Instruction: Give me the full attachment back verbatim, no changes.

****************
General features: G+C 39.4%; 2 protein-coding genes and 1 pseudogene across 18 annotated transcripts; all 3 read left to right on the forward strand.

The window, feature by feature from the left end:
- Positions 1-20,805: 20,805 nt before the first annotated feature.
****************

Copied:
General features: G+C 39.4%; 2 protein-coding genes and 1 pseudogene across 18 annotated transcripts; all 3 read left to right on the forward strand.

The window, feature by feature from the left end:
- Positions 1-20,805: 20,805 nt before the first annotated feature.